A third of insurance risk executives globally are unhappy with the links between executive compensation and risk management, but have no plans to change the current approach, according to Towers Watson’s “Seventh Biennial Towers Watson Global ERM Survey.” The survey asked 539 senior insurance executives, including chief risk officers, CFOs and chief actuaries, about the progress and development of ERM activity within their companies.

“Insurers firmly believe that a stronger risk culture will add value to their organizations, but achieving full implementation requires a progressive approach over a sustained period,” said Mike Wilkinson, a director of the insurance management consultancy at Towers Watson. “Aligning remuneration to risk can only be introduced once expectations have been established. Underpinning progress through performance management techniques and appropriate incentives is an important part of the process.”

“Responsibility for risk management lies squarely with boards and senior executives: communicating risk appetite and setting expectations on risk-taking. They need to live and breathe the risk culture, so we find it surprising that so many insurers appear to be shying away from taking the next step of linking pay to risk-related return metrics,” Wilkinson said. “External stakeholder pressure to ensure employee incentives are better aligned with the long-term health of their companies will only intensify.”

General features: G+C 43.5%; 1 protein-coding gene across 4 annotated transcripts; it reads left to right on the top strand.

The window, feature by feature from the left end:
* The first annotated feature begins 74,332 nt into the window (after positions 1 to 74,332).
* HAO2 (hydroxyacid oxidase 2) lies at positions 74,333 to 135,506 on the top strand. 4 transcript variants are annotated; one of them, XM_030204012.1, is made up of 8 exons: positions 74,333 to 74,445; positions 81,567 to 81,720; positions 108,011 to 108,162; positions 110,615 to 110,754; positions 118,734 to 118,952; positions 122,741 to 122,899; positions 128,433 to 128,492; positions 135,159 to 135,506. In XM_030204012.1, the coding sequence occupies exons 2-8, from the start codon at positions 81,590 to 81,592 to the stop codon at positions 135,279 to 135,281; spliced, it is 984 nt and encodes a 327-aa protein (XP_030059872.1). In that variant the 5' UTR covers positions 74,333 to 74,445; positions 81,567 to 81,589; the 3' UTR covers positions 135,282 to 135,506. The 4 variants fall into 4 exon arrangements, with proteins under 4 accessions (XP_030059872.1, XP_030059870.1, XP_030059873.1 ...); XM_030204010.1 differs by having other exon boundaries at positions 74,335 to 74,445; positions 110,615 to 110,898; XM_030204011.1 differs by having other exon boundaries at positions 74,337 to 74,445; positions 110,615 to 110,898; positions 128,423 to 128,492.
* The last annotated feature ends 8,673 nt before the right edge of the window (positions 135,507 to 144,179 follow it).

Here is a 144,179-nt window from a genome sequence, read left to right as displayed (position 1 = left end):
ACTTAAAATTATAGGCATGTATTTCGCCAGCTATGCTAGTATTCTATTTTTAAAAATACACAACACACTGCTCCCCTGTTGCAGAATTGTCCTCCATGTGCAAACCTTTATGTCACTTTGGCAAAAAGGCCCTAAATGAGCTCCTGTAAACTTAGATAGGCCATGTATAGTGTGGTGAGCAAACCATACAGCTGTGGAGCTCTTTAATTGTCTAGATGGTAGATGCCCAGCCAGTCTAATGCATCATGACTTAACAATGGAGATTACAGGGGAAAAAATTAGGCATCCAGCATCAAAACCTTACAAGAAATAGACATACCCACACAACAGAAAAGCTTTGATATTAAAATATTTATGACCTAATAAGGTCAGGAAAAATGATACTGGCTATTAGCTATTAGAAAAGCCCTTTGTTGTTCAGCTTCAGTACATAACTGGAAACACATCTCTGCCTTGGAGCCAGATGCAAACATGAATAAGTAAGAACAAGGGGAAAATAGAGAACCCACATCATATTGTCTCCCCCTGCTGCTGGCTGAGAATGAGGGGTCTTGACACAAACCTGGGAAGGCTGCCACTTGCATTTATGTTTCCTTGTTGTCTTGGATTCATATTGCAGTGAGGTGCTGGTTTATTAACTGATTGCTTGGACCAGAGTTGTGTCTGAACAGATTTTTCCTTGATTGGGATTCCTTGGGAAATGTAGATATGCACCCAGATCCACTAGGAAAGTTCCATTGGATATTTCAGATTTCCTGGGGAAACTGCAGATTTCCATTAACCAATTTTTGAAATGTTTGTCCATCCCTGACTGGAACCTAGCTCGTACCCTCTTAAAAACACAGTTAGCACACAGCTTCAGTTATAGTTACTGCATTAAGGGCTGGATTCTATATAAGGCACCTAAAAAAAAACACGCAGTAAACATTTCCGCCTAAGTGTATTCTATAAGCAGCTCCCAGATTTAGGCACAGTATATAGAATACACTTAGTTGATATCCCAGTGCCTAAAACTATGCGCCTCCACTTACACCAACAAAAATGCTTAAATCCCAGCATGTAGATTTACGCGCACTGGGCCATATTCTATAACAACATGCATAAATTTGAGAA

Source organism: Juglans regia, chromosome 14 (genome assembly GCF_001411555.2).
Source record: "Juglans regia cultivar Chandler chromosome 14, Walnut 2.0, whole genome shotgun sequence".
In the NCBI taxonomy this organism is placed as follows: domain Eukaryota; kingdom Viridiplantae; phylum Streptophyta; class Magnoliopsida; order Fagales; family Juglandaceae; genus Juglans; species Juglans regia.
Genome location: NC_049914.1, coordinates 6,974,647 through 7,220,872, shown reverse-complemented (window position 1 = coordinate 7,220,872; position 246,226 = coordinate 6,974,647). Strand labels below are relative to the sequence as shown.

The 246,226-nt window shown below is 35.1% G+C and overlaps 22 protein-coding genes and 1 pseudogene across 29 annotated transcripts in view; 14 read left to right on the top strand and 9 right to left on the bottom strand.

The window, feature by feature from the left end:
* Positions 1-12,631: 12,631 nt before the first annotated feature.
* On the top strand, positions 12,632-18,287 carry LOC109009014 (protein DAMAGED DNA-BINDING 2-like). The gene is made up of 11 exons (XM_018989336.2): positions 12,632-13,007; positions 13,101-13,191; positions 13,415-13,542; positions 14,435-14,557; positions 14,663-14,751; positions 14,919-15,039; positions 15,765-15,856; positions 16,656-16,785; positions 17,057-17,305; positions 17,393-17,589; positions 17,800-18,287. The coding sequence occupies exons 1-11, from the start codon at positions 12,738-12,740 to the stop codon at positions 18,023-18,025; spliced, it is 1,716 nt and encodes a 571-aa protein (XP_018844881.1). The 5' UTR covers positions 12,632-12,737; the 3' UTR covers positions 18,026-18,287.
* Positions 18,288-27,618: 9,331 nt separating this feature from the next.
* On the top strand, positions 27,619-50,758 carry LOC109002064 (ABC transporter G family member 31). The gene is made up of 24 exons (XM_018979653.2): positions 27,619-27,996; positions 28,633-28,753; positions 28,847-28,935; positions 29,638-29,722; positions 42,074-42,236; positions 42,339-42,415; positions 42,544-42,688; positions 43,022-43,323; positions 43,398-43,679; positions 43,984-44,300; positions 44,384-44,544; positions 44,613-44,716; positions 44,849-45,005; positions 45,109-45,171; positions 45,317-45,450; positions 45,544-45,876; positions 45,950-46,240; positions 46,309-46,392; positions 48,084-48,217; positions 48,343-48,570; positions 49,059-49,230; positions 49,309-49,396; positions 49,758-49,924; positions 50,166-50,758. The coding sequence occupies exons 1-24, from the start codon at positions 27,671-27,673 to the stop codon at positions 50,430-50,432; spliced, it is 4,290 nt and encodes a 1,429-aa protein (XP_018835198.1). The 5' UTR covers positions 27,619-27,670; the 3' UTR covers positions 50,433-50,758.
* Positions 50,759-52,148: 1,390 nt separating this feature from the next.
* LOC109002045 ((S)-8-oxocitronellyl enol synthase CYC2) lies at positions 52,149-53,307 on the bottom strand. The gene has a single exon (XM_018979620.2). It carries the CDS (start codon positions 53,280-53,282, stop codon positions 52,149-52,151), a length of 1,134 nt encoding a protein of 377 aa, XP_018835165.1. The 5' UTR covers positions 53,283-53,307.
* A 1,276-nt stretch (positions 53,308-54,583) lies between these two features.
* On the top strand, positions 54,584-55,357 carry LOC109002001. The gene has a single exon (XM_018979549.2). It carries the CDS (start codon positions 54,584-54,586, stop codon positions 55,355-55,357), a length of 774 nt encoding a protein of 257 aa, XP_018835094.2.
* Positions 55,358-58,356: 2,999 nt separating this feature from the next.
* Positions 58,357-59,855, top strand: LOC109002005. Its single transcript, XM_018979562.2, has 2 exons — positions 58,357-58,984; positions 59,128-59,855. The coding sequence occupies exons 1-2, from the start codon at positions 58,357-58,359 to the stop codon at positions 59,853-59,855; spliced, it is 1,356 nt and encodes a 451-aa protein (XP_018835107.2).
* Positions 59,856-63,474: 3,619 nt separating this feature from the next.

Highlights from the report:

Two-thirds said risk culture and core risk-control techniques have helped enhance business performance over the last two years.

86 percent said additional investment in their risk culture, such as establishing a common understanding of risk management would bring further benefits.

Slightly more than half said they account for risk in their current executive compensation arrangements.

Almost one-third said they are not planning to enhance the alignment between pay and risk, even though they view the current approach as unsatisfactory.

80 percent of insurers rate risk culture as a highly important aspect of their end-state ERM vision.

Nearly half of insurers said they are less-than-half way to developing the risk culture they need to support effective ERM in their businesses.

Nine-out-of-ten companies that are close to completing their risk-culture program said it has enhanced business performance.

“The introduction of recent European Union Directives applying to the financial services sector tell us that European regulators will be looking for companies to demonstrate a holistic approach to risk management,” said Andrew Marshall, director of executive compensation at Towers Watson. “Companies will need to prove that they operate with a strong pay and risk governance model, that pay structures are compliant with the relevant regulatory rules and guidelines, and to demonstrate that appropriate risk-based values and behaviors are reflected in performance management and related pay decisions.

Survey participants came from risk, finance and actuarial disciplines across all lines of business, including life insurance (41 percent), property & casualty insurance (25 percent), multiline insurers (18 percent) and reinsurance (11 percent). Geographically, they represented companies in North America (37 percent), Europe (25 percent), Asia Pacific (31 percent), Latin America (5 percent), and the Middle East and Africa (2 percent).

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